Ten people were killed and 16 injured on April 23, 2018, when a man drove a rented van down a busy sidewalk on Yonge Street in north Toronto. (The Canadian Press)

Ten people were killed and 16 injured on April 23, 2018, when a man drove a rented van down a busy sidewalk on Yonge Street in north Toronto. (The Canadian Press)

‘We will not be broken,’ Toronto mayor says on deadly van attack anniversary

Mayor says the city will never forget those who died and were injured that day

The second anniversary of the deadly van attack in Toronto is even more difficult this year due to the COVID-19 pandemic and the recent shooting rampage in Nova Scotia, Toronto Mayor John Tory said Thursday.

The mayor started a day of virtual commemoration for the 10 people killed and 16 injured on April 23, 2018, when a man drove a rented van down a busy sidewalk on Yonge Street in north Toronto.

“We will not be broken,” Tory said live on YouTube. “Let us take inspiration, both from those we lost, and from the heroes who responded to the tragedy, as we rise to the challenges of today.”

A local community group will host a virtual vigil Thursday night rather than gathering at the site of the attack, and Tory has asked mourners to avoid gathering or placing flowers and other items near the site.

Shortly after his arrest two years ago, Alek Minassian told police he committed the attack for retribution against society after being shunned by women for years.

The judge overseeing the trial, which has been delayed due to the COVID-19 pandemic, said it will turn on Minassian’s state of mind — not whether he carried out the attack.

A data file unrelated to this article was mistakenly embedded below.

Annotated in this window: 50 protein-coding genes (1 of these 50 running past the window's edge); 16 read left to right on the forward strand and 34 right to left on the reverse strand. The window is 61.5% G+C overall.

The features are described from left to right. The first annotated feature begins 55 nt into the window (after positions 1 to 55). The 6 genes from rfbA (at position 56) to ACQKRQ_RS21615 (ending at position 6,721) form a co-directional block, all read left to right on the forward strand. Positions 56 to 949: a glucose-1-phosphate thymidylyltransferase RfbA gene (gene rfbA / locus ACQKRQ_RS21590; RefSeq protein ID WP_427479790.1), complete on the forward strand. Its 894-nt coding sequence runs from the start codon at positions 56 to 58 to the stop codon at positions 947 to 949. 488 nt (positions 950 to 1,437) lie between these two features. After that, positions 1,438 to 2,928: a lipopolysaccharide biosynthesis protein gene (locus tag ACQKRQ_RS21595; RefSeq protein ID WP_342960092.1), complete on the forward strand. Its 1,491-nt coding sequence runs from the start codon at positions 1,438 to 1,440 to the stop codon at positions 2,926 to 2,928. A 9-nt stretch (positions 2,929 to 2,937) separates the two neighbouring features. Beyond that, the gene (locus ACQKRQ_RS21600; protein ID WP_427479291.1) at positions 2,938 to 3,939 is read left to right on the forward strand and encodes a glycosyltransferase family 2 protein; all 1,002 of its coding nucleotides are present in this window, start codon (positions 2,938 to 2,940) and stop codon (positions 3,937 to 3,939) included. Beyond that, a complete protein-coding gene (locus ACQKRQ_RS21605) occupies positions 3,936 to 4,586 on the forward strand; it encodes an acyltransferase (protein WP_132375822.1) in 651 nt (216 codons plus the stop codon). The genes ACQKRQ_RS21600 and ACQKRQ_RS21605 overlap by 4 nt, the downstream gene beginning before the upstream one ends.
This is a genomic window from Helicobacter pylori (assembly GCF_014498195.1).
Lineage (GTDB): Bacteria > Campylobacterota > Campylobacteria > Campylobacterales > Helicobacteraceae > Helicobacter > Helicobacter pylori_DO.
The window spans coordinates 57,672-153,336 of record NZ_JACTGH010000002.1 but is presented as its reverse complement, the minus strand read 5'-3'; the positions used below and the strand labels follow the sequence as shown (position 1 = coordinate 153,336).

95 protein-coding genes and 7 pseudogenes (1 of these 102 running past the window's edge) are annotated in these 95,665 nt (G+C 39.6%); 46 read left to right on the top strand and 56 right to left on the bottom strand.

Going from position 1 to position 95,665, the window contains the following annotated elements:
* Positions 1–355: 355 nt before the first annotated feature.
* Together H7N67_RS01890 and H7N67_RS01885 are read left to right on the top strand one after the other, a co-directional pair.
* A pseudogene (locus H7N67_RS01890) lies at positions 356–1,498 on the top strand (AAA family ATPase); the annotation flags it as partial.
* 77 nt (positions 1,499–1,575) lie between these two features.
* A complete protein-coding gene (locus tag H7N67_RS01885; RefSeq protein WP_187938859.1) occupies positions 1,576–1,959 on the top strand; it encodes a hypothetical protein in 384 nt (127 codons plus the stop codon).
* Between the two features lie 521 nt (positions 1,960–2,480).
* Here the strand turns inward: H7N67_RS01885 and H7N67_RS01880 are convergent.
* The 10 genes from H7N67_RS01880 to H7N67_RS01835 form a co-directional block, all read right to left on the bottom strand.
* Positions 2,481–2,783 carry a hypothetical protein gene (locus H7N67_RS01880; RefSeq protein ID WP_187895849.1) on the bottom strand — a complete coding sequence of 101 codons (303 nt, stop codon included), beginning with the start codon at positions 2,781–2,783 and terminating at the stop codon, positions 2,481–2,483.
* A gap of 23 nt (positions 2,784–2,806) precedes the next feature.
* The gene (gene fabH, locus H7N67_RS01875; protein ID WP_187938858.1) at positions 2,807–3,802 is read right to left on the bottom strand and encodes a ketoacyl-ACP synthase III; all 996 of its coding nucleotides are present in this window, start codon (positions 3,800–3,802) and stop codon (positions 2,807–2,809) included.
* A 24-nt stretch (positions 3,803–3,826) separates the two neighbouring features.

Tory said the city will never forget those who died and were injured that day.

READ MORE: Witnesses still struggling one year after deadly Yonge Street van attack in Toronto

Ten lit candles, representing those who died, will be placed in the mayor’s office window to face toward the city hall square, where the flags will be lowered to half-mast and the Toronto sign dimmed to honour the victims.

Ji Hun Kim, So He Chung, Geraldine Brady, Chul Min Kang, Anne Marie Victoria D’Amico, Mary Elizabeth Forsyth, Munir Abdo Habib Najjar, Dorothy Marie Sewell, Andrea Bradden and Beutis Renuka Amarasingha died that day.

“I know that can make it more difficult for some to bear,” Tory said. ”That will not stop us from remembering all the lives that were lost on April 23, 2018.”

He said the city is also mourning the loss of life after a shooting rampage in Nova Scotia left 22 people dead.

“This year is especially difficult for many people as we experience as a nation another senseless act of violence and loss of life in our sister province of Nova Scotia,” he said.

“We continue to mourn with the residents Nova Scotia and I want them to know that Toronto is with you during this time and will continue to support you in any way that we can.”

Liam Casey, The Canadian Press

Like us on Facebook and follow us on Twitter.

Get local stories you won't find anywhere else right to your inbox.
Sign up here

Just Posted

Newly elected Nazko Chief Leah Stump penned a letter explaining the scope of the project. (Photo submitted)
Nazko seeks approval to build housing for members facing lengthy medical visits in Quesnel

The First Nation is looking to build nine units in West Quesnel to help members staying in the city

The trek was made without spectators on Saturday, Jan. 24, 2021. Organizers are planning a second run for February, when they hope public health restrictions are lifted. (Tammy Raynor - Submitted Photo)